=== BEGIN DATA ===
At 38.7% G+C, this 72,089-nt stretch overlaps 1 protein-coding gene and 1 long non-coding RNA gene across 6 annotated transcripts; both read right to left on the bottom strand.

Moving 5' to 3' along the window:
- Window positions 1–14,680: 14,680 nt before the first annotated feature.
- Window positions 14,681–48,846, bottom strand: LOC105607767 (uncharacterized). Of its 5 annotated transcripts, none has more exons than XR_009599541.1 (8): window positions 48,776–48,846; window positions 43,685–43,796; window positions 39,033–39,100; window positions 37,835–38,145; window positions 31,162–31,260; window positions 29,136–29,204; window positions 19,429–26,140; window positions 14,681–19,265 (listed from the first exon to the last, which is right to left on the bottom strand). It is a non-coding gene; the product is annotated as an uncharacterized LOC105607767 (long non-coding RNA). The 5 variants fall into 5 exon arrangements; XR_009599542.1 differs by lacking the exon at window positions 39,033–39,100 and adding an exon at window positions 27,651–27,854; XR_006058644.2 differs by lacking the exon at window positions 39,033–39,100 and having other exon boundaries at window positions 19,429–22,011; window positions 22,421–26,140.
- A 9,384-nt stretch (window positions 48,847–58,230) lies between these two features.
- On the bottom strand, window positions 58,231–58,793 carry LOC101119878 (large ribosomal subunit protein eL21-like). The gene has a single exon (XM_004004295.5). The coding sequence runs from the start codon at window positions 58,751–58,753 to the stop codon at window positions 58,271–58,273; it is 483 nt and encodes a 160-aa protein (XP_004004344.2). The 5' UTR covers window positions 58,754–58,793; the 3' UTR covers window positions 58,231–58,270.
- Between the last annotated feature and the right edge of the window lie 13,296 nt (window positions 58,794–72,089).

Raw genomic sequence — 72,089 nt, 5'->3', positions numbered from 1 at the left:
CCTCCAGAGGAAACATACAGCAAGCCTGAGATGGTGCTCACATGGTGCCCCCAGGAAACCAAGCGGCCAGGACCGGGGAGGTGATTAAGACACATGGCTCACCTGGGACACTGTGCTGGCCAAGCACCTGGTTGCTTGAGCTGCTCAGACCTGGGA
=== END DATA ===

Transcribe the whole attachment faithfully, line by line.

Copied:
At 38.7% G+C, this 72,089-nt stretch overlaps 1 protein-coding gene and 1 long non-coding RNA gene across 6 annotated transcripts; both read right to left on the bottom strand.

Moving 5' to 3' along the window:
- Window positions 1–14,680: 14,680 nt before the first annotated feature.
- Window positions 14,681–48,846, bottom strand: LOC105607767 (uncharacterized). Of its 5 annotated transcripts, none has more exons than XR_009599541.1 (8): window positions 48,776–48,846; window positions 43,685–43,796; window positions 39,033–39,100; window positions 37,835–38,145; window positions 31,162–31,260; window positions 29,136–29,204; window positions 19,429–26,140; window positions 14,681–19,265 (listed from the first exon to the last, which is right to left on the bottom strand). It is a non-coding gene; the product is annotated as an uncharacterized LOC105607767 (long non-coding RNA). The 5 variants fall into 5 exon arrangements; XR_009599542.1 differs by lacking the exon at window positions 39,033–39,100 and adding an exon at window positions 27,651–27,854; XR_006058644.2 differs by lacking the exon at window positions 39,033–39,100 and having other exon boundaries at window positions 19,429–22,011; window positions 22,421–26,140.
- A 9,384-nt stretch (window positions 48,847–58,230) lies between these two features.
- On the bottom strand, window positions 58,231–58,793 carry LOC101119878 (large ribosomal subunit protein eL21-like). The gene has a single exon (XM_004004295.5). The coding sequence runs from the start codon at window positions 58,751–58,753 to the stop codon at window positions 58,271–58,273; it is 483 nt and encodes a 160-aa protein (XP_004004344.2). The 5' UTR covers window positions 58,754–58,793; the 3' UTR covers window positions 58,231–58,270.
- Between the last annotated feature and the right edge of the window lie 13,296 nt (window positions 58,794–72,089).

Raw genomic sequence — 72,089 nt, 5'->3', positions numbered from 1 at the left:
CCTCCAGAGGAAACATACAGCAAGCCTGAGATGGTGCTCACATGGTGCCCCCAGGAAACCAAGCGGCCAGGACCGGGGAGGTGATTAAGACACATGGCTCACCTGGGACACTGTGCTGGCCAAGCACCTGGTTGCTTGAGCTGCTCAGACCTGGGA